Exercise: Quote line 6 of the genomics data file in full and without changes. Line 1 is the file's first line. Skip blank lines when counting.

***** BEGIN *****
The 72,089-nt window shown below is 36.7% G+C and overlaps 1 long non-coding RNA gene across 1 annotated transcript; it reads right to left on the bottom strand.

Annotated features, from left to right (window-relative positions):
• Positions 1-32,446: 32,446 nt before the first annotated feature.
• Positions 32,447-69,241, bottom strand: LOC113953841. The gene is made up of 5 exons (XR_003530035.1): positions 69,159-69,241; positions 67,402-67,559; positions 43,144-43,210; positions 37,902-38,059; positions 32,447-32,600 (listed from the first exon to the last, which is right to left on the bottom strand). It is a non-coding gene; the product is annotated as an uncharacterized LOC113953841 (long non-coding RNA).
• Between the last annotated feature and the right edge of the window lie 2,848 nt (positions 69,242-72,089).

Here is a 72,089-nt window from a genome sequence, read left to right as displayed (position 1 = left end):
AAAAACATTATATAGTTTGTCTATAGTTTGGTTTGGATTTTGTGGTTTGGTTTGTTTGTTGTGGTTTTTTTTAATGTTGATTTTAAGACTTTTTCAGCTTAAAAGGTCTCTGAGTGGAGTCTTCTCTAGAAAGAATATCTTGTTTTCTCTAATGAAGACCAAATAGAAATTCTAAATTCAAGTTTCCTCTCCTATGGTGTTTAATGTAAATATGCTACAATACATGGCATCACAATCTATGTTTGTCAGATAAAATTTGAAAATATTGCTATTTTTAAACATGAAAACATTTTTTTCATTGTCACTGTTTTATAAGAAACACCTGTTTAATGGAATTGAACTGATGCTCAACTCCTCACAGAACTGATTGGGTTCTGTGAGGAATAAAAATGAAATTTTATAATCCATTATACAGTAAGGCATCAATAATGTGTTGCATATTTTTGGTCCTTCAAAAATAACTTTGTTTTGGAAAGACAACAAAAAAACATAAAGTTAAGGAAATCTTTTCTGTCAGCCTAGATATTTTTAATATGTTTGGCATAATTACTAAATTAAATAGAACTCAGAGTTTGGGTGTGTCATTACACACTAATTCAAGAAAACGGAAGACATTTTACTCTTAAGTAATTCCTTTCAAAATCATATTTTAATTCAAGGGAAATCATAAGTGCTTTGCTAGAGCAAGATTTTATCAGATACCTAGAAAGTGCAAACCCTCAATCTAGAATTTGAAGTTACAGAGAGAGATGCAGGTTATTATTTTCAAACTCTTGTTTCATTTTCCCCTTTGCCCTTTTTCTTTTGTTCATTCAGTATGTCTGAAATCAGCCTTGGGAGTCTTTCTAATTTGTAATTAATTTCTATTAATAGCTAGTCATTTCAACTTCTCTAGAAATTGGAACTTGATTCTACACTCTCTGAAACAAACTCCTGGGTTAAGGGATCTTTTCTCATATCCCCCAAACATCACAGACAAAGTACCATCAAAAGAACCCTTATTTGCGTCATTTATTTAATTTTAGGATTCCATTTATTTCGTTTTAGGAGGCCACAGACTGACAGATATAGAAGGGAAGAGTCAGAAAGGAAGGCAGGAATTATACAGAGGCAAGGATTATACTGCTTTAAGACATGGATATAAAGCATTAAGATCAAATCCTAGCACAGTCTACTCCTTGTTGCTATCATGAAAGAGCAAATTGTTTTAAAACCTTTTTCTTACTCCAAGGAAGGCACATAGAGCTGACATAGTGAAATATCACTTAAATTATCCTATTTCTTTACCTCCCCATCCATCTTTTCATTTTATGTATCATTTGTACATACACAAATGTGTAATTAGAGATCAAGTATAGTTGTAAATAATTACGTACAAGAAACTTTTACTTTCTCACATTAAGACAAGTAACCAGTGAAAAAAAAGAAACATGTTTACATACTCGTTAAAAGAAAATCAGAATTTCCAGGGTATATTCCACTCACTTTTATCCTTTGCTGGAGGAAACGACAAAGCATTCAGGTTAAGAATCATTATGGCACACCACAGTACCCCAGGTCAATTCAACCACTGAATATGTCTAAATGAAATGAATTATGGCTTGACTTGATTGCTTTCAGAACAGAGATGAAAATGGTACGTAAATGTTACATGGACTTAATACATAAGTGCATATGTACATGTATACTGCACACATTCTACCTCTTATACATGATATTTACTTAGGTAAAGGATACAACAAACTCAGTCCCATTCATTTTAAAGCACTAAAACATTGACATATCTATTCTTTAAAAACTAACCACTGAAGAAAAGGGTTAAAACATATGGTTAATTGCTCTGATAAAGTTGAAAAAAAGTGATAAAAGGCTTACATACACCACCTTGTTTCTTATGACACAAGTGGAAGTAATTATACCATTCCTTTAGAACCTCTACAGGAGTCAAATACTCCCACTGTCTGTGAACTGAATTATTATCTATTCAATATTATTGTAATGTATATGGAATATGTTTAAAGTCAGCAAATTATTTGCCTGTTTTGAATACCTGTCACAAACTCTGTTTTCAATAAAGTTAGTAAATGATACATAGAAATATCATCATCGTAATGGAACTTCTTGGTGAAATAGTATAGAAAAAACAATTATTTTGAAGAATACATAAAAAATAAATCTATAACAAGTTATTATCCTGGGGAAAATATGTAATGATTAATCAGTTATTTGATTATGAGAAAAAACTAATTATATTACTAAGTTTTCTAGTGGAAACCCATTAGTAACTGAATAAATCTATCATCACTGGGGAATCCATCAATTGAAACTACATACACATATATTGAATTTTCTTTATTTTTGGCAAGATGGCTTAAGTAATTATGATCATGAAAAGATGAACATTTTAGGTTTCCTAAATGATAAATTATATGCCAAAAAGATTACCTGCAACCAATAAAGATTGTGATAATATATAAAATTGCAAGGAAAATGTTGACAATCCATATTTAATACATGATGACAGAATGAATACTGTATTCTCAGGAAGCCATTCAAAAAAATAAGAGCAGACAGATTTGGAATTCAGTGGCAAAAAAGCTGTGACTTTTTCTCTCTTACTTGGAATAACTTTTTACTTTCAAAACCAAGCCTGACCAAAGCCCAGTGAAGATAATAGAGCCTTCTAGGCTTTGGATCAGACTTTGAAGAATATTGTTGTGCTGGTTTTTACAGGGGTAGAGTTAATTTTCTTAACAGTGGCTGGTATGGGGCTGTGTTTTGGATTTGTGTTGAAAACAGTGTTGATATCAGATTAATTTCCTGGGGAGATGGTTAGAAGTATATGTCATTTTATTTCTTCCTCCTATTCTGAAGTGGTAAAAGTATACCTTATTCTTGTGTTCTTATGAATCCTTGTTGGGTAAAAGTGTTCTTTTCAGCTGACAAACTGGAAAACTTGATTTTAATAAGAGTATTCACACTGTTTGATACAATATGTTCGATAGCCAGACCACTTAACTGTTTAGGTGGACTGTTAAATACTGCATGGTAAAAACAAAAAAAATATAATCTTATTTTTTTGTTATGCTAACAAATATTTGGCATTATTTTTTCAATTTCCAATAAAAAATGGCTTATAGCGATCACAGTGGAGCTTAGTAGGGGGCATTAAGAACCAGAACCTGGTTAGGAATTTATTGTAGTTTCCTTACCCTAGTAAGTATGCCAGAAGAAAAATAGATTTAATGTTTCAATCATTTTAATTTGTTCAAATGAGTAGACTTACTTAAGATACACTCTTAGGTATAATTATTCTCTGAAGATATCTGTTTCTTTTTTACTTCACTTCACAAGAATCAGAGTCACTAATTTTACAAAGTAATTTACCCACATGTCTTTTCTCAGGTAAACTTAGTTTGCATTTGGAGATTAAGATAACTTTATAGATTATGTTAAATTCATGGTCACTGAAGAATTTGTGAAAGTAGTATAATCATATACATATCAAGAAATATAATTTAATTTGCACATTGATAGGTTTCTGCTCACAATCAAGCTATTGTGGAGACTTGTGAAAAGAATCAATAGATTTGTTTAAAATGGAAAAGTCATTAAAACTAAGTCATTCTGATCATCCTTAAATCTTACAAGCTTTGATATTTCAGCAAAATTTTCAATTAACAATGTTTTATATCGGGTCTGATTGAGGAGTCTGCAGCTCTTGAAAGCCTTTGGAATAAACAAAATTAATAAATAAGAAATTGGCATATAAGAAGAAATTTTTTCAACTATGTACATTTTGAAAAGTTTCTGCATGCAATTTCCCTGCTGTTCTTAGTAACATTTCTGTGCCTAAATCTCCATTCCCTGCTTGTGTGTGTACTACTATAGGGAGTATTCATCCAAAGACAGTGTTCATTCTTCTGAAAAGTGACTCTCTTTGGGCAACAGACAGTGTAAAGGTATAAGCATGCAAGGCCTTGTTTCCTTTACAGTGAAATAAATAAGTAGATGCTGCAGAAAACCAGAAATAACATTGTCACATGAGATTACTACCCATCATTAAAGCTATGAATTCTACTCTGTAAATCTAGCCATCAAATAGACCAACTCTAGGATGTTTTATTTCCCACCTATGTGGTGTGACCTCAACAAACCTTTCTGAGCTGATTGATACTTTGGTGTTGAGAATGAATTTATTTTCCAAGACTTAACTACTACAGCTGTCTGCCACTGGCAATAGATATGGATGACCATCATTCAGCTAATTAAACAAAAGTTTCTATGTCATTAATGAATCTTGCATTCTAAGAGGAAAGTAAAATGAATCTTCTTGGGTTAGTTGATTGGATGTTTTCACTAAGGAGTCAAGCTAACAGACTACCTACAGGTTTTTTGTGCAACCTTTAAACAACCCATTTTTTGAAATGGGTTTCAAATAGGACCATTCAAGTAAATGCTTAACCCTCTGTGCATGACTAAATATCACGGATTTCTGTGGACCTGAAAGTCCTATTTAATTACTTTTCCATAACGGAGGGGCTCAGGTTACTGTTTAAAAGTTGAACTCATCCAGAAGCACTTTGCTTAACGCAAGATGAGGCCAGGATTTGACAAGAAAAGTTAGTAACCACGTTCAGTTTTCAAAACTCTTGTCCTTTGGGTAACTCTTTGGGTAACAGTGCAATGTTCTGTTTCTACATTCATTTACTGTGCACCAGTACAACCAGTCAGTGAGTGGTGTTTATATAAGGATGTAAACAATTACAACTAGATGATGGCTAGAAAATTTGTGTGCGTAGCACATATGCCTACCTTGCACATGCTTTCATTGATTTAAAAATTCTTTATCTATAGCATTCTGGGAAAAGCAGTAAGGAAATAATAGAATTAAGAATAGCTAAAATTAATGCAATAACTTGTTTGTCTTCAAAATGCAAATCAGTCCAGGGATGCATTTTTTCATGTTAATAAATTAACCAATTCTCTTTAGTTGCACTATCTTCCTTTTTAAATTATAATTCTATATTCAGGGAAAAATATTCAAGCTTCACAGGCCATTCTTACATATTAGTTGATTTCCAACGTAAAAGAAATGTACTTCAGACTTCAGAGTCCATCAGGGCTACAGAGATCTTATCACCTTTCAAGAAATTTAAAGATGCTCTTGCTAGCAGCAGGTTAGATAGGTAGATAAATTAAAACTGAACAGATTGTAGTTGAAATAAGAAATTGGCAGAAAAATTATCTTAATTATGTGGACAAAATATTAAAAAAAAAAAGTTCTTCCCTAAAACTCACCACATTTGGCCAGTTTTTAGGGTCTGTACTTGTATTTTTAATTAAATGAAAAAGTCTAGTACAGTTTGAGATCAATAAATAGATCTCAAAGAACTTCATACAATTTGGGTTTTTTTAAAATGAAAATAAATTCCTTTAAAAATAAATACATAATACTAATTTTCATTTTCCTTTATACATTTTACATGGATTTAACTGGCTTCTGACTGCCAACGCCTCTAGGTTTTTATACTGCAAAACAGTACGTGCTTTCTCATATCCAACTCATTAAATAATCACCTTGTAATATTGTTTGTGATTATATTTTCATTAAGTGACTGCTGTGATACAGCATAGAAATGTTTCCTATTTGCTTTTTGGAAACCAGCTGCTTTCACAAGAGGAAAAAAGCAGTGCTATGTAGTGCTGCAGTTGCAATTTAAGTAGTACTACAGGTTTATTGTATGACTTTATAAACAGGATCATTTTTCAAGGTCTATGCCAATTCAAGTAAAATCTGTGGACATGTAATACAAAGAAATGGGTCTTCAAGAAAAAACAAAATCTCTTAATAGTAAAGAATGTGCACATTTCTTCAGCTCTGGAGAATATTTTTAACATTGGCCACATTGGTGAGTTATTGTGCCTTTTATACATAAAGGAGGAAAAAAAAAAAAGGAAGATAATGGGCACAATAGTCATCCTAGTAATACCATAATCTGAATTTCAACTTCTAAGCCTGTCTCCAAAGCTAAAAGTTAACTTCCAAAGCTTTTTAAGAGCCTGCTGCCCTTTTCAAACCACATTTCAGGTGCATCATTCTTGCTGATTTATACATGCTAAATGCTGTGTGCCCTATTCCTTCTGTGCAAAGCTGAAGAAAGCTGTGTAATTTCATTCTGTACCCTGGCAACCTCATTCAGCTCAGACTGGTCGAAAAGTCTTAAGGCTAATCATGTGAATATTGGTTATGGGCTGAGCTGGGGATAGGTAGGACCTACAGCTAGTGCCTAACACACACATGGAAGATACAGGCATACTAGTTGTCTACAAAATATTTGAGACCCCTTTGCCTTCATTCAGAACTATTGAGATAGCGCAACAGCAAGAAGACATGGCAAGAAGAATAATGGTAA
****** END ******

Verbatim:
Here is a 72,089-nt window from a genome sequence, read left to right as displayed (position 1 = left end):